richard at ex-parrot.com
Mon Aug 7 13:32:09 UTC 2006
Philip Earis wrote:
> "What additional criteria did he have? No more than two consecutive
> blows in one place? No single changes?"
> Is an exhaustive search with these criteria feasible?
Not with the code I have to hand, and I suspect not at all,
though I'd need to look further to be sure.
> How about also constraining it by requiring as much
> symmetry as you can get?
Glide symmetry can easily be used to optimise the search as
it doesn't pick out any row to be special (i.e. it has no
pivot row). This means that I can look for a true half-lead
and then double it up.
Handling the other symmetries in an n-part composition are
less easy. When looking efficiently for an n-part
composition, it is usual to factor out the n-part-ness right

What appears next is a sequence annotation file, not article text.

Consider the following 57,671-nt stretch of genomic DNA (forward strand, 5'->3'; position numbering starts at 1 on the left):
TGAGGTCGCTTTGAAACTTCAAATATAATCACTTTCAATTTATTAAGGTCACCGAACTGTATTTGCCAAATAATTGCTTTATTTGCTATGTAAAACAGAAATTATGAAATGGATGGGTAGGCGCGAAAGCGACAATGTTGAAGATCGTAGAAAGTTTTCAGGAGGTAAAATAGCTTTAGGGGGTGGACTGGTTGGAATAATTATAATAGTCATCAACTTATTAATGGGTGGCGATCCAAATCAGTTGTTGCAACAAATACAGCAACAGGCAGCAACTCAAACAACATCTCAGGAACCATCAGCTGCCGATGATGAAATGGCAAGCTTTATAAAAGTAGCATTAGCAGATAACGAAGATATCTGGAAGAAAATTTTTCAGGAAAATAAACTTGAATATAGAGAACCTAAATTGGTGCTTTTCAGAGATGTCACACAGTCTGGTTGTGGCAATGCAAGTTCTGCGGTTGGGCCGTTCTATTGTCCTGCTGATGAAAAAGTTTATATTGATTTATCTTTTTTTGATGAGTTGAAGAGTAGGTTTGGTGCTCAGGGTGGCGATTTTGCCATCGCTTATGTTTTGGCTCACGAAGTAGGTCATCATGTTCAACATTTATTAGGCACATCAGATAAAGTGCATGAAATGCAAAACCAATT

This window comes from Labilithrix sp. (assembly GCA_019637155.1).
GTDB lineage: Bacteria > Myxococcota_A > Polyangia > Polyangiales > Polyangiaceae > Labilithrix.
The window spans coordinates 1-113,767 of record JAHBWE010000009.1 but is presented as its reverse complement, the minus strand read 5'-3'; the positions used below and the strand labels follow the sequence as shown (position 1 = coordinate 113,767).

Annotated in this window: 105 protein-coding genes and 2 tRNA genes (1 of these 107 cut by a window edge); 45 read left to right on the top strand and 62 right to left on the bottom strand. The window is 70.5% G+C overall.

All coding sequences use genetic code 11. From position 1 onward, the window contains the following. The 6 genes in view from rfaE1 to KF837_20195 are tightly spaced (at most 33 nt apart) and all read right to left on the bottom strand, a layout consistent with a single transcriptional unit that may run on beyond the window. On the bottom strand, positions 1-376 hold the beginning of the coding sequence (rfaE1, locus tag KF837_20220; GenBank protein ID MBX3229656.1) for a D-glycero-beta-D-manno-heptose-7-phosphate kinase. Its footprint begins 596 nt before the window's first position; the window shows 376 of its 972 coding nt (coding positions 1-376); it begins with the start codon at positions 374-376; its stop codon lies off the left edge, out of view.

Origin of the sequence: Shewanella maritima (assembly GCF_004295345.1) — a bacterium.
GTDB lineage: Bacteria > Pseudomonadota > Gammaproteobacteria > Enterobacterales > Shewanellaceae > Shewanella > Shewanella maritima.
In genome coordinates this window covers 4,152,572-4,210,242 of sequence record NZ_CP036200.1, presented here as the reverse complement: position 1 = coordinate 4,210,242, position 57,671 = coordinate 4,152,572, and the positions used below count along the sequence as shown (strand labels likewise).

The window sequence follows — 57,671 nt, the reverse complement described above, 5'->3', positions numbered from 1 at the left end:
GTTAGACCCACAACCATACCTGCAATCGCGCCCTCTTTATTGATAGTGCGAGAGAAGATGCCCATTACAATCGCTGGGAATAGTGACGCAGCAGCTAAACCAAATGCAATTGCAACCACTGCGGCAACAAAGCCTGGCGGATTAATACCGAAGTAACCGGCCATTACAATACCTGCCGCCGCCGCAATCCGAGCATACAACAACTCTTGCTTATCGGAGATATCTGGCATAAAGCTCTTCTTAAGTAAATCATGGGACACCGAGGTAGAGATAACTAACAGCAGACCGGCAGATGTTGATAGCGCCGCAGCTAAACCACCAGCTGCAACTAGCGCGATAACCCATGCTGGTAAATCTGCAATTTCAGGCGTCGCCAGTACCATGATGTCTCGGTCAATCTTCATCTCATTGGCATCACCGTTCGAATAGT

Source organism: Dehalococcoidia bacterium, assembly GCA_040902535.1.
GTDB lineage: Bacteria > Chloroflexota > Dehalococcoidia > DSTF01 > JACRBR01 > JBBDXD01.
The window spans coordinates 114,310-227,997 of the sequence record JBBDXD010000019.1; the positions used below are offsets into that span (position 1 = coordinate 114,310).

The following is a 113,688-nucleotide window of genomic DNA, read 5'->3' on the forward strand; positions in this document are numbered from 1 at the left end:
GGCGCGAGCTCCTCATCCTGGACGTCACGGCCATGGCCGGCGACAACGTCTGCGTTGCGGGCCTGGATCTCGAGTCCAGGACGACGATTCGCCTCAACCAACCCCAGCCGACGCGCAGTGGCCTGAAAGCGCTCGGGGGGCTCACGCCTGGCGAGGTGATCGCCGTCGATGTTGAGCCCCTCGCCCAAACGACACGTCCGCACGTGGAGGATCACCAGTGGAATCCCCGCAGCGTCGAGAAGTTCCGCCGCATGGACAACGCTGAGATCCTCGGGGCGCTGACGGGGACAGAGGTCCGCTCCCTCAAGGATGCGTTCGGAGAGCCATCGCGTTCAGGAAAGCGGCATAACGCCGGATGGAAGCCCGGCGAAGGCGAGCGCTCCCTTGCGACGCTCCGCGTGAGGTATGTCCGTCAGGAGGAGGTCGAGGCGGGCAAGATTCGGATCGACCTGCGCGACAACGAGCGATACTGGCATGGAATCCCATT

at the beginning. This is done by arbitrarily choosing a
part end group and relying on the fact that any n-part
extent can be such that it has any (conjugate) n-part lead
end. You can then search for 1-part extent over a graph
of size N!/n (mathematically: the Schreier graph of right
cosets of the part end group). This speeds up the search
because you rule out inter-lead falseness at a much earlier
By requiring palindromic and/or rotational symmetry, you can
only do one of fixing the symmetry point and/or fixing the
part end group. If you don't fix the symmetry point, it
makes it hard to use the symmetry to speed up the search,
and if you don't fix the part-end group, it makes it hard to
locate inter-lead falseness when it arises. (In both
cases, it *is* possible -- it's just that the algorithm is
that much more complicated and error-prone.)
> Or by not allowing adjacent
> places in the notation?
So just x,14,16,36? That's a good idea. That
*significantly* reduces the search space. I'll look into
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